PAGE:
IoT device managers are sticking with 4G with only 9% planning a move to 5G

Twilio and IDC find that companies are also worried about high integration costs, lack of developer tools and debugging capabilities with cellular IoT projects.

Internet of things, wireless communication network, abstract image visual.

Image: Getty Images/iStockphoto

IoT decision makers are still not sold on the promise of 5G, according to a new report from IDC. Companies also are concerned about managing the costs of cellular IoT and having enough developer tools and APIs to support these projects. 

The survey also found that 75% of IoT devices using cellular connections are stationary. Stacy Crook, research director, Internet of Things at IDC, analyzed the survey results and wrote the report, "Streamlining Connectivity Management for Cellular IoT Success." 

Cellular IoT uses the same mobile networks as smartphones to connect sensors and other devices to the internet. Ericsson predicts that the number of cellular IoT connections will grow from 1.6 billion in 2020 to 5.4 billion in 2026, a compound annual growth rate of 23%.

SEE: Millions of IoT devices running on 3G need to make the move to 5G before the older networks disappear

Crook found that 79% of respondents plan to use 4G for cellular IoT deployments with only 9% making the jump to 5G. Respondents listed these concerns about 5G service:

  • Limited access to Tier 1 networks
  • Network quality degradation when devices are in motion
  • Poor troubleshooting capabilities 
  • No failover options during network outages
  • The ability to select which radio technology devices connect to

The survey found that proof-of-concept projects also take twice as long as companies expect: 12 months vs. six. Survey respondents named these three challenges that slow down cellular IoT projects:

  1. Lack of visibility into domestic and global device deployments and usage
  2. Ordering and shipping SIMs and modules in a timely manner
  3. Inability to try SIMs during the evaluation process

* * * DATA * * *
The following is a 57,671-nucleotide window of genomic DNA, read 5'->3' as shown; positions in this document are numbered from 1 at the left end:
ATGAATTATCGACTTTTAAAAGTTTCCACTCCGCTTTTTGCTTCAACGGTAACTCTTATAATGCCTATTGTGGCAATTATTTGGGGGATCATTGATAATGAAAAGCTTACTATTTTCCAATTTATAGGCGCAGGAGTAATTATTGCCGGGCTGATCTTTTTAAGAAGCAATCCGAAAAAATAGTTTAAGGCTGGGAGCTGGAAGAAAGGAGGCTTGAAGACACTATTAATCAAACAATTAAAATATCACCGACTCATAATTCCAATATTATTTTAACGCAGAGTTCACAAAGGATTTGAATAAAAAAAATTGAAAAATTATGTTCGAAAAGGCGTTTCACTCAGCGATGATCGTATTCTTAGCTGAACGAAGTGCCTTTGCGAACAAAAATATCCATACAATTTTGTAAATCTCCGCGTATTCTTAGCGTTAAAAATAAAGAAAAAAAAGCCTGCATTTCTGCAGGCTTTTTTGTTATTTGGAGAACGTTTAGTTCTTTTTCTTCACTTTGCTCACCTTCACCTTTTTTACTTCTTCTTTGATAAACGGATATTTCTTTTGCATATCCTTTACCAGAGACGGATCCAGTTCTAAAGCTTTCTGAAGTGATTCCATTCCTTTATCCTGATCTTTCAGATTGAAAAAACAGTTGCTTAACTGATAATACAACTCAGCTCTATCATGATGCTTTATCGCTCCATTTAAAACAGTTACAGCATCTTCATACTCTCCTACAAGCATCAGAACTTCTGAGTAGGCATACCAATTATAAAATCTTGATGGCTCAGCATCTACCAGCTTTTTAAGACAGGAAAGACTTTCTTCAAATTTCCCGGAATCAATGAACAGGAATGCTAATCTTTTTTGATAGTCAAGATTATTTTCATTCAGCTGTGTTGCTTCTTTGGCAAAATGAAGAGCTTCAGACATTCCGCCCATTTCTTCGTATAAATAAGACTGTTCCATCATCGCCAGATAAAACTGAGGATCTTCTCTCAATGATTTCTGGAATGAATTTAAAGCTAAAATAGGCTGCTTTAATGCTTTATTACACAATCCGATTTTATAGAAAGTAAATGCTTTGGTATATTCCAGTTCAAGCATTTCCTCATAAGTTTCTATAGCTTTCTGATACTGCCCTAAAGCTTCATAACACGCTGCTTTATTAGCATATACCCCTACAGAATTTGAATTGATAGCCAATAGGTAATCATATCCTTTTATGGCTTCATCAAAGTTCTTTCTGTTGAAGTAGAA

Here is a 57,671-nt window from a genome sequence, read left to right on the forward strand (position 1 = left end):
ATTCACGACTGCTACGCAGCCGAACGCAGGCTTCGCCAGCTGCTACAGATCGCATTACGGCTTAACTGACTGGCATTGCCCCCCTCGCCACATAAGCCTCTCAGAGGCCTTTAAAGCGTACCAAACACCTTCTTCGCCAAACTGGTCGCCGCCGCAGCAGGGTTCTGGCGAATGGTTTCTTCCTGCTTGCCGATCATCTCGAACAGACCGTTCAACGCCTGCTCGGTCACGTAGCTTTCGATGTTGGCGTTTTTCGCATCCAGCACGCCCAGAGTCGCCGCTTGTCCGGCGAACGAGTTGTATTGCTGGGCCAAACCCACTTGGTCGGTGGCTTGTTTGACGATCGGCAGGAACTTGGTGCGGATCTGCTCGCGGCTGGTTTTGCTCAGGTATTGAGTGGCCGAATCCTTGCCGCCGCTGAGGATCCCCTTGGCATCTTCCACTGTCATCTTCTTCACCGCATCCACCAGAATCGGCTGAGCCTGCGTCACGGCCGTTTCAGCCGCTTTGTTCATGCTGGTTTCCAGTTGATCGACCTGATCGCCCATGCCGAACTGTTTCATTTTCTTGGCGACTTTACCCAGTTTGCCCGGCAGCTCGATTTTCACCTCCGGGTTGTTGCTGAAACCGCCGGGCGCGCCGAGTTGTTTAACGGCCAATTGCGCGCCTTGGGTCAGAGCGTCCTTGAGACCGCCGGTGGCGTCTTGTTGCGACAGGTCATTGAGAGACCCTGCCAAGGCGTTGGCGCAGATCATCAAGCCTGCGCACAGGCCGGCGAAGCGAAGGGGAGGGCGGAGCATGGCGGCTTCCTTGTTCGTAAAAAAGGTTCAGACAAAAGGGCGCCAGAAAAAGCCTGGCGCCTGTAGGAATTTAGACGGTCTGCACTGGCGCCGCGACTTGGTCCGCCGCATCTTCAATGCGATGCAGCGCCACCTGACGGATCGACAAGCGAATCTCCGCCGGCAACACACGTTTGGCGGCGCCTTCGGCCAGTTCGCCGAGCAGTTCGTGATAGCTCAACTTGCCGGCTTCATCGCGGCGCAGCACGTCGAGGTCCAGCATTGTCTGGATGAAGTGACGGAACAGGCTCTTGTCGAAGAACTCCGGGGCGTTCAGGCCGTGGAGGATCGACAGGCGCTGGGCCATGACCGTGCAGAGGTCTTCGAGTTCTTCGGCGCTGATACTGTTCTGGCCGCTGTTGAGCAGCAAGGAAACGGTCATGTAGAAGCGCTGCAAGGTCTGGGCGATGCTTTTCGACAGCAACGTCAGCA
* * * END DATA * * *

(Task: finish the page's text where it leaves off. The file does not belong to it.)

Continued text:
Cost is another pain point for cellular IoT projects with 65% of companies stating that they pay for overages and unused data. Managing multiple cellular carriers and the associated billing complexities are also a significant problem.  

Crook recommends that companies managing IoT cellular deployments design for scale, ensure global visibility and control and include fleet management, integration, time to market and deployment testing efforts in addition to data costs when calculating the total cost of ownership.

The survey identified these top three use cases across all verticals:

  • Buildings: smart lighting, HVAC and connected elevators
  • Security: alarm systems, physical access and remote monitoring
  • Environment: climate monitoring, temperature control and soil monitoring

Companies are managing large fleets of IoT devices. The average deployment size is 1,700. In large companies, that number is 6,300 devices. 

IDC conducted the survey in January among 1,000 IoT decision makers about current cellular IoT deployments as well as future plans. Survey respondents were in the U.S., the U.K. and Germany at companies ranging in size from 5,000 and more employees (20%) to less than 500 (29%). Healthcare, manufacturing, government, retail, utilities and transportation companies are represented in the survey.

Twilio sponsored this research which was produced by IDC Custom Solutions.

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By Veronica Combs

Veronica Combs is a senior writer at TechRepublic. For more than 10 years, she has covered technology, healthcare, and business strategy. In addition to her writing and editing expertise, she has managed small and large teams at startups and establis...